Interview: Meet Natalie Joos, Tales of Endearment

Natalie Joos

Belgian-born Natalie Joos moved to New York to begin a successful career in fashion. Starting as Glenn O’Brienn’s assistant, she became Craig McDean’s studio manager before launching her own casting agency in 2003. With Hugo Boss and Phillip Lim among her clients, Natalie also works with several renowned publications such as Purple and V magazine. Her keen eye, ability to inspire loyalty (she launched the career of fellow Belgian Anouck Lepere), and unrivaled class make her one of the main players of the fashion industry. Through her blog ‘Tales of Endearment,’ she shares with us her glamorous and stylish routine, featuring her fashion crushes and her love for vintage. Intrigued by the whole muses phenomenon, and because she is so active online, we asked her opinion on the subject, and whether or not the internet can help create them.

Alie: As a casting director, you decide which model is going to be “it.” Do you think it is easier now for a model to become known than it was during the supermodels golden age in the 90′s?

Natalie: Not really. There are hundreds or girls working in the industry who will reach a certain celebrity status eventually, either very short-lived one hit wonders or some elite girls with more longevity. Everyone gets a chance. You just have to be at the right place at the right time.

Alie:What is a muse for you?

Natalie: I have always had Muses on my blog. They are the girls I shoot, either  at their home or in a vintage store, or both. I choose the girls based  on their personal style and whether it inspires me, or will inspire my  readers.

Alie: The first muse you featured on the new site was Annabelle Dexter-Jones. For you, is she the living definition of a modern muse? What made you choose her for this special occasion?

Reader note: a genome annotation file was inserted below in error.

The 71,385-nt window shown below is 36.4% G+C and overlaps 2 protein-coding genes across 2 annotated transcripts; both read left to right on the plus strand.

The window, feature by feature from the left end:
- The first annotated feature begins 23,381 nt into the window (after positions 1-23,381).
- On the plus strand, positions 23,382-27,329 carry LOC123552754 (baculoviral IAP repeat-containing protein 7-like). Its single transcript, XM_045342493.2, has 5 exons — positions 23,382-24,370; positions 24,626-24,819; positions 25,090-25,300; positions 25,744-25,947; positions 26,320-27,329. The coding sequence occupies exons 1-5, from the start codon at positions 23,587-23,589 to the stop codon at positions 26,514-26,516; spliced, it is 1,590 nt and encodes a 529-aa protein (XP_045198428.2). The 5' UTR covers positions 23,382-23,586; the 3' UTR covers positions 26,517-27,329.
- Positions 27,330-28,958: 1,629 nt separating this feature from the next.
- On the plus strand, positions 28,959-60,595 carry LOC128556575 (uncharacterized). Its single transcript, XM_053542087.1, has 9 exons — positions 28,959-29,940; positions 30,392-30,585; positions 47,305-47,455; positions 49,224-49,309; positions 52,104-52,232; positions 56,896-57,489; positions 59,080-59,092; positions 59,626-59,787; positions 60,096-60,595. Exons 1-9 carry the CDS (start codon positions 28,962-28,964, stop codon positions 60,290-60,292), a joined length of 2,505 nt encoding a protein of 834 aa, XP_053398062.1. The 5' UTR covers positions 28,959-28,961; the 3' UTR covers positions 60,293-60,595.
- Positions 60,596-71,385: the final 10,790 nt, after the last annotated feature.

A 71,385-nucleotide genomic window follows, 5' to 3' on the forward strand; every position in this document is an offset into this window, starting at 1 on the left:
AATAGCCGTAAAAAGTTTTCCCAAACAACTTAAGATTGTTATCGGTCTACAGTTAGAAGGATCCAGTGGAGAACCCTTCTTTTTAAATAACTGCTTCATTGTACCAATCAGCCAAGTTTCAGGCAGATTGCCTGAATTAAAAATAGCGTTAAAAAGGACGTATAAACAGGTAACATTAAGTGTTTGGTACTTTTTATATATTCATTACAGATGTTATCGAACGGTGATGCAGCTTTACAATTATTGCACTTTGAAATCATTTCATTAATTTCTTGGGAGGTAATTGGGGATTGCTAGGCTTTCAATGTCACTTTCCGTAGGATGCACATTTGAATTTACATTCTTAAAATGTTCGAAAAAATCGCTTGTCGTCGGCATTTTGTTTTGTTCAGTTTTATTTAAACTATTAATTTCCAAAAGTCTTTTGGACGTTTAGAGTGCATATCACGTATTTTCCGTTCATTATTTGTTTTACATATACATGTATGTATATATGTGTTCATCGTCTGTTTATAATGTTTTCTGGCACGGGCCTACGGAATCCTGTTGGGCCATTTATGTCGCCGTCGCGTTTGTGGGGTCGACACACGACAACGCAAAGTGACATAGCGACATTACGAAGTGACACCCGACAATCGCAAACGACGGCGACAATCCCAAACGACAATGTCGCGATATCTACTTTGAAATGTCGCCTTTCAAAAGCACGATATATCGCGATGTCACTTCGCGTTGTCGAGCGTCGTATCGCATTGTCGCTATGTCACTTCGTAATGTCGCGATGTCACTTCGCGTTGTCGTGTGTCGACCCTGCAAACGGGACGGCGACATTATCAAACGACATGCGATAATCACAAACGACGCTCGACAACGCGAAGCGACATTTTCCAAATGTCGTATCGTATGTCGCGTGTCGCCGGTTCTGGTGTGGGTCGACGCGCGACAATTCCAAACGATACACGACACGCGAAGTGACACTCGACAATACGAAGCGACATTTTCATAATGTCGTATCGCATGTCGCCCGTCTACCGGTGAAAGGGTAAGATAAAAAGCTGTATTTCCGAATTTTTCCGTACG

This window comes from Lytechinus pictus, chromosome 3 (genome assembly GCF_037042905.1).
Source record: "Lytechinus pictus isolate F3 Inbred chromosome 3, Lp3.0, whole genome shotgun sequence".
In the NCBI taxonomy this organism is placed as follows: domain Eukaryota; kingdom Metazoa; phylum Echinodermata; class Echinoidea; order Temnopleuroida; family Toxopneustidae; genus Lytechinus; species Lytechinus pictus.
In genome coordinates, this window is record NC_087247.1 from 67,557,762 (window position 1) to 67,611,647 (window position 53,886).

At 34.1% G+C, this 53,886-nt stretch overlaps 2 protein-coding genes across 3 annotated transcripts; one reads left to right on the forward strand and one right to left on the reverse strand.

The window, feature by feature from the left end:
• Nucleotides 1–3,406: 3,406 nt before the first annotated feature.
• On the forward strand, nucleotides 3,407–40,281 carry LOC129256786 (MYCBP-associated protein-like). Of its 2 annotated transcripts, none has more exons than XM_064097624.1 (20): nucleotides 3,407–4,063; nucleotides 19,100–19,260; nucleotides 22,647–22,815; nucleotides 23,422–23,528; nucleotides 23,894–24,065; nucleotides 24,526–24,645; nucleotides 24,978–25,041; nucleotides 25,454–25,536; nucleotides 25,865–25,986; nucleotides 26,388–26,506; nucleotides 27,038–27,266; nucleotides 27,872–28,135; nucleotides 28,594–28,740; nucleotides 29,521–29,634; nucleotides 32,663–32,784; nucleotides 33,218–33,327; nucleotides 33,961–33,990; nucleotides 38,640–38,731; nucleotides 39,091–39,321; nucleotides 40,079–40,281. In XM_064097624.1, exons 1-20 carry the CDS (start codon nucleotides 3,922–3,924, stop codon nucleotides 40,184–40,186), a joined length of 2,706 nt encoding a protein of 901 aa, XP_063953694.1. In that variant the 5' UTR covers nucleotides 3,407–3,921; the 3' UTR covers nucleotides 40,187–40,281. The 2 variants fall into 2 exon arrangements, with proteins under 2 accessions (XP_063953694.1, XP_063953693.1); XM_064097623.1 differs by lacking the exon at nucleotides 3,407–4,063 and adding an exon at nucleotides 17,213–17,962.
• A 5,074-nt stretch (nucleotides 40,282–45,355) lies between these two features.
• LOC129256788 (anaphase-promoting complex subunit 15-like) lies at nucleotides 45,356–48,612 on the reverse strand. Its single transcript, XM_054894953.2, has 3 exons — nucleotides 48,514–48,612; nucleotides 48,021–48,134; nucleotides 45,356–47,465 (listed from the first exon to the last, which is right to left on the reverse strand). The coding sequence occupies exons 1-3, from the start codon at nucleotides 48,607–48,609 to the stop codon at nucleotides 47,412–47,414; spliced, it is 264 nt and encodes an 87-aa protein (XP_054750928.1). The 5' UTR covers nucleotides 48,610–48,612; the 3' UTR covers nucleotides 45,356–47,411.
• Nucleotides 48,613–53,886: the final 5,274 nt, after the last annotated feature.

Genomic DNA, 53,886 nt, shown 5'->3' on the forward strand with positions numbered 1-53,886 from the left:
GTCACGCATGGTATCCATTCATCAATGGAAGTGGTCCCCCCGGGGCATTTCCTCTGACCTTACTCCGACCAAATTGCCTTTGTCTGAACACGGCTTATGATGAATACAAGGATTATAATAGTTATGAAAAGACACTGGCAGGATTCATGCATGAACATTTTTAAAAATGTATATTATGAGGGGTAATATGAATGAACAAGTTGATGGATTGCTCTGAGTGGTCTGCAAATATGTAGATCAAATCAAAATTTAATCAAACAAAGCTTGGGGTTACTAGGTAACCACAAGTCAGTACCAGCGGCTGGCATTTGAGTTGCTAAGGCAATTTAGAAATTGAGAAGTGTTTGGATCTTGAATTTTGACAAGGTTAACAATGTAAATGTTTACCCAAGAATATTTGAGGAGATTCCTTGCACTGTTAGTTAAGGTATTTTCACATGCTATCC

Natalie: Annabelle is many things, not just a muse, but also a role model, an inspiration, an idol. Girls her age look up to her because she has an interesting life. She dresses in a certain way and doesn’t stray from her style. She’s consistently cute. We had many ideas for the relaunch muse but eventually chose her because she was the most enthusiastic and also very relevant. She’s the new generation it-girl.

Alie: Many designers have a strong connection with particular models (Karl Lagerfeld with Claudia Schiffer and Freja Beha Erichsen for example) Can models become muses?

Natalie: Of course. All models are muses. A model has to personify and carry a collection. A designer will not choose a model that does not embody  his collection.

Alie: Do you feel a special artistic connection to them as well?

Natalie: I have my favorites. They’re not necessarily girls that inspire me creatively. I like certain girls because of their personality and I connect with them on a personal level. Those are the girls I tend to want to book the most because they’re fun to be around.

Alie: Due to the Internet, do you think it is easier to become a muse or fashion icon right now than it was in the 60′s and 70′s?

Natalie: Definitely. Anyone who has style can be seen on the street style blogs. They get photographed but also take their own pictures. Look at Susie Bubble, The Glamourai, and me even. We all hope to give people something cool and inspiring to look at and in this way we be-muse an audience of fashion fanatics.

Alie: What do you think is the most important action someone can take to develop creativity?

Natalie: You are either creative or you’re not. I don’t know if you can take steps to develop this….

Alie: Who inspires you? Who are your muses?

Natalie: My friends inspire me. Their lives, their style, ideas and dreams. There are a few girls whose style I adore but I don’t aspire to be  anyone else. I am who I am and could not change if I wanted to.